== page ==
Stylistically, DeCarava’s photographs found a consistency during this period that seemed to gravitate toward, rather than shy away from shadow and darkness. Densely shadowed areas within his frame would dominate at times only to be pierced with radiant highlights. He would also print down usually with very low contrast and at the low end of the tonal scale with details barely emerging from the shadow’s ink-like blacks. “I love the nuances in the dark image,” he told an interviewer in the late 1980s, “it’s not a blackness I’m seeking but a quality of light—the open dark—a sense of something there…. It’s not solid black, it’s not the conventional velvety black most photographers want—it’s air—space.”
The photographs are often imbued with an eerie calm and stillness. Peter Galassi, who took over as chief curator of photography at New York’s Museum of Modern Art in 1991 and organized the 1996 exhibition “Roy DeCarava, A Retrospective,” described the work in an introduction: “At the heart of DeCarava’s photography is a quiet contemplation…. DeCarava’s work achieves this reflective state of grace, in the way he looks at the world and the way his pictures invite us to look at them…. He loves the luxurious subtlety of photography’s infinitely divisible scale of grays, and it pleases him when viewers feel obliged to pause and peer closely into the dense but articulate shadows of his pictures…. Having paused, the viewer has entered into DeCarava’s world.”
In one of his best-known photographs, “Graduation,” we see a young girl in a white formal gown raked in sunlight while delicately walking down a Harlem sidewalk in the midst of a garbage-strewn empty lot and street engulfed in deep shadows with the silhouettes of objects peering out. Like many of his pictures, there is a lyrical sense of contradiction at work in the depiction of human activity that gives the work a significant social content.
Galassi added in his introduction to the retrospective: “The emotional intimacy of DeCarava’s photography is still more remarkable because it is full of social meaning: The expression of self is nearly always an expression of relation to others…. DeCarava is indeed a poet of light, but what is most distinctive and compelling in his art is the seamless, reciprocal identity of the personal and the social, as if each of these opposing aspects of the self had deepened the other.”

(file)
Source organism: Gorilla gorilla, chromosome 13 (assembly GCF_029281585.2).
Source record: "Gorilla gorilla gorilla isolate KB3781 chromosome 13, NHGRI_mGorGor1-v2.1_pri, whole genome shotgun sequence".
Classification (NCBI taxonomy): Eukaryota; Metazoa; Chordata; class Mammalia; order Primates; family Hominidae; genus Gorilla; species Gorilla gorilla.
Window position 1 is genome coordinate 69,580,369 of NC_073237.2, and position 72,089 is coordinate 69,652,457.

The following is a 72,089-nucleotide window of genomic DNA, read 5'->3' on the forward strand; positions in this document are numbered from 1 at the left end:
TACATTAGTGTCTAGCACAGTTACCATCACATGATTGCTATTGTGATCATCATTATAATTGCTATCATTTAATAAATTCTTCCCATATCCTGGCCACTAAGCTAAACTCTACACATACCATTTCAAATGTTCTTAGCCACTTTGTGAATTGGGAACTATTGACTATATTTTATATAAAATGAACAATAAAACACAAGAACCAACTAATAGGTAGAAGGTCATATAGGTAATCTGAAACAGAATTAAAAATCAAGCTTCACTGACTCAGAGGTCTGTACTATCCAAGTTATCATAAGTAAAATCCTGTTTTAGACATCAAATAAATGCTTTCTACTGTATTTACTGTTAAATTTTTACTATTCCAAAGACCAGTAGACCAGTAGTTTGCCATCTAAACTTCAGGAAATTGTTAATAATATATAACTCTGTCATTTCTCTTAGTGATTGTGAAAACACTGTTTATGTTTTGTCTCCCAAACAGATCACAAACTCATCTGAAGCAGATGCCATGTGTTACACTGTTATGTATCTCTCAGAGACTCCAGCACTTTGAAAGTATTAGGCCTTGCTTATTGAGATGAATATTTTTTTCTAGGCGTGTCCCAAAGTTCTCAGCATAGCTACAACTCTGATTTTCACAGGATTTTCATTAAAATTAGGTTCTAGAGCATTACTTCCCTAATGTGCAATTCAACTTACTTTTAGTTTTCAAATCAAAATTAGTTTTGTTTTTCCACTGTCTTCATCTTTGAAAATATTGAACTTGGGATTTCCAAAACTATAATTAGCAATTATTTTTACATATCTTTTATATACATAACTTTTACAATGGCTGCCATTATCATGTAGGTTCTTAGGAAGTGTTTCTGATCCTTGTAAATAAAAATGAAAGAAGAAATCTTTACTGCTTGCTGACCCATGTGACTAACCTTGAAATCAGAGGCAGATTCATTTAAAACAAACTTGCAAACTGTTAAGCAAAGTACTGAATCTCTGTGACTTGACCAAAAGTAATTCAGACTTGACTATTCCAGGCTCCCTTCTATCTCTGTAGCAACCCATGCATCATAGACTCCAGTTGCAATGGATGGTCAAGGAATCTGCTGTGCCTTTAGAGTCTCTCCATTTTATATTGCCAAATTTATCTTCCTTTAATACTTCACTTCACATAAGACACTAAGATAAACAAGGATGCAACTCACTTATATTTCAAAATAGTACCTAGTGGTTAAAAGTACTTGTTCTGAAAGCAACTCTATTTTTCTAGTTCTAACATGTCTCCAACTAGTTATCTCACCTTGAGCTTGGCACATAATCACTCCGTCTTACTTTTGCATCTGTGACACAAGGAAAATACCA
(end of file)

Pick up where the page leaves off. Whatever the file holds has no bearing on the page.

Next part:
In the period following the success of The Sweet Flypaper of Life, DeCarava’s career entered something of a lull. He began taking on freelance assignments for magazines such as Life, Look, Fortune and Newsweek, which included travels to the South and to Washington, DC, to document the emerging struggles for civil rights in the 1960s.
In the 1950s DeCarava continued to document the jazz scene in New York. The Sound I Saw contained 196 of DeCarava’s photographs, interspersed with his own poetry, of the brightest stars of the jazz world. He created the prototype for this book in 1962, but it was not published until 2001.
DeCarava encountered racism and discrimination throughout much of his professional life, which accounts in part for the delay in his success and recognition in the art world. His views of society embodied these experiences, and he tended to see social and political phenomena in racial terms. He did not gravitate toward left-wing politics like many artists of his day, such as Langston Hughes.
DeCarava led a protest against Life magazine under the banner of the Committee to End Discrimination Against Black Photographers, and appealed to Gordon Parks to endorse it. Parks refused to do so and this led to a life-long split between the two photographers. While he rejected what he considered Parks’s accommodation to the status quo, however, DeCarava posed the issues narrowly.
He joined protests against the Metropolitan Museum of Art’s 1969 exhibition “Harlem on My Mind.” There was undoubtedly something healthy in DeCarava’s reaction to the establishment’s hypocritical adoption of civil rights rhetoric, but his main demand was that the museum include Harlem black civic leaders and artists in the show’s preparation.
The last decades of DeCarava’s life were increasingly occupied by teaching and the publication and promotion of his work. In 1975 he gave up all assignment work and took on a teaching position at New York’s Hunter College.
Roy DeCarava’s life as an artist left an indelible mark on America’s cultural and artistic history. His photographs revealed a side of black urban life that had hitherto been limited to social documentation on the one hand, and outright racial stereotyping on the other.
DeCarava was an artist deeply concerned and connected to the tumultuous struggles for progressive social change that surrounded him. His photographs of Harlem during the post-war period, including his now iconic images of the burgeoning New York jazz world, today provide a powerful and invaluable artistic and historic record of a remarkable chapter in American history.